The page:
Fish under threat, humans too
The menace of plastic is everywhere, even in the most remote locations, from the depths of the ocean to Arctic ice. So you can't expect the Sundarbans to be an exception.
A study has found at least 17 species of fish and three species of shellfish from three key rivers in the world's biggest mangrove forest contaminated with microplastics.
The pieces of plastic that are less than five millimetres in length are called microplastic. Fish or shellfish can swallow it easily. In the process, the particles end up in the human food chain, putting consumers at high health risk.
The study found the presence of microplastic highest in the gastrointestinal tract of all 20 species, ranging from 7.33 to 205.61 particles per gram, compared to the muscle containing 5.37 to 54.30 particles per gram.
The Daily Star recently analysed the copy of the report, which was published by the journal, "Science of the Total Environment", in October 2022.
The study was done jointly by Jahangirnagar University, Bangladesh University of Professionals, Food Safety and Quality Division of Bangladesh Atomic Energy Commission, Institute of National Analytical Research and Services of Bangladesh Council of Scientific and Industrial Research (BCSIR) and three universities from Brazil.
For the study, 141 specimens from 20 species were collected from the Pashur, Rupsha and Mongla rivers in line with the European Food Safety Authority Guideline.
The fish species that were found to have ingested microplastics include Bombay Duck (Loitta), Bengal Yellowfin Sea Bream (Datina), Speckled Shrimp (Horina Chingri), Hilsa (Tenualosa ilisha), Toli Shad, Goldlined Seabream (Poa), Indian Oiled Sardine (Faissha), Firgate Tuna (Surma), Berramundi (Bhetki), Large Head Ribbon Fish (Churi), Painted Tailed Goby (Chemo), Long Whisker (Tengra), Long Whisker Catfish (Ayre), Spotted Scat (Chitra), Lane Snapper, Spotted Archerfish (Choroi) and Gold Spotted Grenadiers Anchovy.
Horina Chingri contained the highest amount of plastic particles in muscle, 54.30 particles per gram, and Datina carried the lowest, 5.37 particles per gram.
The carrier of the highest microplastics in gastrointestinal tract is Chemu with 205 particles per gram and the lowest was Surma with 7.33 particles per gram.
An adult consuming 300g of fish muscle per week will ingest 74,282 particles of microplastic annually. A child eating 50g a week will end up consuming a total of 12,380 particles a year, the study summed up.
As per the Food and Agriculture Organisation, per capita fish consumption in the country is 14 kg a year.
Dr Lenin Chowdhury, a public health expert, told The Daily Star that earlier they saw the presence of microplastic in small fish. "Now it is learnt that sea fish is also under this threat."
Polythene and plastic items are among the 10 products that create toxin carcinogens. That means if human beings consume it, there will be a high possibility of cancer, he said.
"Through the consumption of such fish, microplastics end up in our stomach. If it continues to pile up in the stomach, the digestive system will gradually cease to function. If it enters the blood circulation system, the liver and kidney will bear the brunt."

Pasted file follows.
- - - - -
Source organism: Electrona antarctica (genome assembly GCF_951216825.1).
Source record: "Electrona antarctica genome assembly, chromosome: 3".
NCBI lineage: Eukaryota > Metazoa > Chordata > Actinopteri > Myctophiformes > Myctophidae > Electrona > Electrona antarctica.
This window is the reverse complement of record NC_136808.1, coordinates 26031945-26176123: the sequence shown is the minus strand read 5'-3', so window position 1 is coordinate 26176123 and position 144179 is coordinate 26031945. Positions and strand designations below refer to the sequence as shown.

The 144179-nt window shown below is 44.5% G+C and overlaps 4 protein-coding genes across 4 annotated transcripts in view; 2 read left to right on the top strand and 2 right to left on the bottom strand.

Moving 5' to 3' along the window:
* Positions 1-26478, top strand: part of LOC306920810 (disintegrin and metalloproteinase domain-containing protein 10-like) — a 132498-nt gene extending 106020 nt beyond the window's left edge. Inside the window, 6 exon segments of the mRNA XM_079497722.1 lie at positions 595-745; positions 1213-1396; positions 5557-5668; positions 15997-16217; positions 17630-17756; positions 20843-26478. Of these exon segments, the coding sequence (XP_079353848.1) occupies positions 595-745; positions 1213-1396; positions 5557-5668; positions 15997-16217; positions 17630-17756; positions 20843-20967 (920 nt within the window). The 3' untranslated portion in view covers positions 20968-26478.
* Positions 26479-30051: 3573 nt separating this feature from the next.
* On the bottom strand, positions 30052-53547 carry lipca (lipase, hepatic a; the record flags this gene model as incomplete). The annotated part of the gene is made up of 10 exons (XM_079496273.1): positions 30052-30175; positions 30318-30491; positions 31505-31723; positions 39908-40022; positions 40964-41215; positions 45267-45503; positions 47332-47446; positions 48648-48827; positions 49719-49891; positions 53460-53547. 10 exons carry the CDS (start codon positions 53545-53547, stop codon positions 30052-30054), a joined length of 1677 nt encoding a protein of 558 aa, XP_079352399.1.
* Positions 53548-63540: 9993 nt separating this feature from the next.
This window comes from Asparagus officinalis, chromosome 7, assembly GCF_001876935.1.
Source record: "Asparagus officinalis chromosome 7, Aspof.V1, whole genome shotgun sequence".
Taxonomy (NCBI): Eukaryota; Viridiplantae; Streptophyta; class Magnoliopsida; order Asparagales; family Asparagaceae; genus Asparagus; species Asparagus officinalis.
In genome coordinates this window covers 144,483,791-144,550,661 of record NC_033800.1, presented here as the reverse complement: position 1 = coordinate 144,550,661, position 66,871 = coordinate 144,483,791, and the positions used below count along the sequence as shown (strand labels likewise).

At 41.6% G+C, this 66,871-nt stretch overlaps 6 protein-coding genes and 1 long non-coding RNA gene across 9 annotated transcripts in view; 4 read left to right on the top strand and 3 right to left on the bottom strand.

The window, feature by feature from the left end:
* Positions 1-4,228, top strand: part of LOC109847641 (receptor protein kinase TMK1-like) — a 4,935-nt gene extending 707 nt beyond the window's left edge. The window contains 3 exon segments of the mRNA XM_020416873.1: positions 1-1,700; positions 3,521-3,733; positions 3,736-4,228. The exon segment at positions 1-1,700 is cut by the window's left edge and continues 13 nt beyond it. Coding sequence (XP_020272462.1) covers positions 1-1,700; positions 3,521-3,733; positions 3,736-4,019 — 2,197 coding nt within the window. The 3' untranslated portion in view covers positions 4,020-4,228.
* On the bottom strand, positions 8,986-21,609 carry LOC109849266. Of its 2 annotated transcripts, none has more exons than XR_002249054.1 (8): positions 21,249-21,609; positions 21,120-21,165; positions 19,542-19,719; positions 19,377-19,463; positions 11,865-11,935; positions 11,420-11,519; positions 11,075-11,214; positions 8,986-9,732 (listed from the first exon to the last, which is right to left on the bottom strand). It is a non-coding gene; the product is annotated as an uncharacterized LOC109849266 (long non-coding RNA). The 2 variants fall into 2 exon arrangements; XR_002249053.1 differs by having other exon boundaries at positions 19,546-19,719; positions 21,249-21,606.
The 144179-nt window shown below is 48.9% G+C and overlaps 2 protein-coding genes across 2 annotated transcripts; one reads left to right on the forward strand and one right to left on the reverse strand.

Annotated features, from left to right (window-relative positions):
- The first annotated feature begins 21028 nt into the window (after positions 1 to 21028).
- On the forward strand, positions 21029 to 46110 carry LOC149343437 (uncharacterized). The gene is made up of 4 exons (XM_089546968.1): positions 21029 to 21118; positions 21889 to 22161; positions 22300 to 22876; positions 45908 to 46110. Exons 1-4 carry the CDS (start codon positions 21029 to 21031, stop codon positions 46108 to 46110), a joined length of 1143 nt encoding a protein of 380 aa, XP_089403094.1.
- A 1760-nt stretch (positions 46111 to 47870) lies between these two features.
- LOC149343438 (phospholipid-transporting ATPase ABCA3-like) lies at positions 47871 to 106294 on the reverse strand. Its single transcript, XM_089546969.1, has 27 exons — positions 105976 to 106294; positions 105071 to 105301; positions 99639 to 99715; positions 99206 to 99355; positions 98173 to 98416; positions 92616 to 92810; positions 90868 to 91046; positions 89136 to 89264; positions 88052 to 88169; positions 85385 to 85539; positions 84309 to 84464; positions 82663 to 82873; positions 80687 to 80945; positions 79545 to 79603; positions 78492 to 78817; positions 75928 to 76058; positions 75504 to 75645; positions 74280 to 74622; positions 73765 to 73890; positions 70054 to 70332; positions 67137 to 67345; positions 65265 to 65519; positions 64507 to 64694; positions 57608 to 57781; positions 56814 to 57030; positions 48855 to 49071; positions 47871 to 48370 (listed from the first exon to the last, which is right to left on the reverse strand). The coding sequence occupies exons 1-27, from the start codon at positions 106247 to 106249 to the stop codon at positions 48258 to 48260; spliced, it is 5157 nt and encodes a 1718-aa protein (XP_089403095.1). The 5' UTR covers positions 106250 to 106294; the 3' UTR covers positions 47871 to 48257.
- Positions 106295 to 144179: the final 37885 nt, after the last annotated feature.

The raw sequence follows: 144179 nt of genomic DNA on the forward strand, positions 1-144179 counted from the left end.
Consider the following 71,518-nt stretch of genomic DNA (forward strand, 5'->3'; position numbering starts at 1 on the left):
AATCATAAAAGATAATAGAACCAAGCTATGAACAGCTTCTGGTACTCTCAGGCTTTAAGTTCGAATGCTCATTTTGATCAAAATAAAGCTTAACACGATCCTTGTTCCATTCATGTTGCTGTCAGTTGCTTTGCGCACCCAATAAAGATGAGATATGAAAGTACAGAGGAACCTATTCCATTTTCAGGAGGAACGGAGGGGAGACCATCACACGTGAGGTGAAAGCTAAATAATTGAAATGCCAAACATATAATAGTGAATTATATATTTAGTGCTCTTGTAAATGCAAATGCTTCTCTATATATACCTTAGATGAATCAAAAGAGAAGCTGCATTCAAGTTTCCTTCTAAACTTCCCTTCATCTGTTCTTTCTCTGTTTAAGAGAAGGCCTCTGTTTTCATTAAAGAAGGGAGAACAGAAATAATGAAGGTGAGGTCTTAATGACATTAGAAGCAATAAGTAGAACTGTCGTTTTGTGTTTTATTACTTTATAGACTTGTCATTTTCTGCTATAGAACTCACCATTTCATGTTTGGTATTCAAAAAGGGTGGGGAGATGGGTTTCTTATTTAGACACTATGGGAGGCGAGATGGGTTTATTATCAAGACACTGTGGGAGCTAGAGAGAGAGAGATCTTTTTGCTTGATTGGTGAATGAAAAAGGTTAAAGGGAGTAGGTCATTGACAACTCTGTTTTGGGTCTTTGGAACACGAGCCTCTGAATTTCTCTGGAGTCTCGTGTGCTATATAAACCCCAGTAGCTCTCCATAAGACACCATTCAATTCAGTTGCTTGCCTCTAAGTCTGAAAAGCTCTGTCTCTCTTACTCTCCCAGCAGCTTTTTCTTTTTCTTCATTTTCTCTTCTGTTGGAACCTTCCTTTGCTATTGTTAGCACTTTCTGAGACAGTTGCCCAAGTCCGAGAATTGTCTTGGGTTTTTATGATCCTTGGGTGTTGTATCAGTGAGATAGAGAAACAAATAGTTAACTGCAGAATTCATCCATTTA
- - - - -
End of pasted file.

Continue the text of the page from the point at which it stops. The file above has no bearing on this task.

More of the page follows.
Microplastic also can cause infertility in women, he said.
"We have to think and take action about it right now. If we sit idle ignoring this threat, one day we will have to stop eating fish, which is a key source of protein."
Md Mostafirzur Rahman, associate professor of the Department of Environmental Science at Jahangirnagar University, who supervised the study, said it reveals how dangerously the fisheries and estuaries are being affected with microplastics.
They found estuaries of the Sundarbans, a UNESCO heritage site, containing more microplastics than ocean or sea.
"The continuation of such pollution will strip fish of nutrition, which will eventually cause malnutrition in human bodies as the deltaic region is mostly dependent on fish for protein. It is just inconceivable that microplastics are contaminating the estuaries of the Sundarbans, which is deemed as our important fish stock," he told this newspaper on January 24.
The findings of this study call for another study to specify the sources of microplastics, he said and hoped this research will act as a wake-up call for the policymakers and lead to action to contain plastic pollution on an urgent basis.
The Sundarbans is a unique ecosystem that offers a perfect spawning place and habitat for fish. It is home to over 300 species of fish.
A large number of people depend on this fish stock as about 25,000 registered fishing boats harvest fish from the Sundarbans and its adjacent bay. The annual catch from the water bodies of the forest is estimated to be 3,000 tonnes of fish and 18,150 tonnes of crustacean.
This magical forest, also a popular tourist destination, has been subjected to natural and manmade calamities for decades. Though the government declared it an Ecological Critical Area (ECA), little is being done for its conservation, environmentalists observe.
Bangladesh Environmental Lawyers Association (Bela) in January 2020 filed a public interest litigation seeking a ban on single-use plastic across the country, prioritising coastal areas. The court directed the Department of Environment to stop single-use plastic in coastal areas by 2022.
Syeda Rizwana Hasan, chief executive of Bela, told The Daily Star yesterday that the Department of Environment could not execute the court order as of now.
"Political goodwill is necessary to protect our rivers, our water and our people from the menace of plastic. And there is no alternative to ending the use of plastic to save our environment," she added.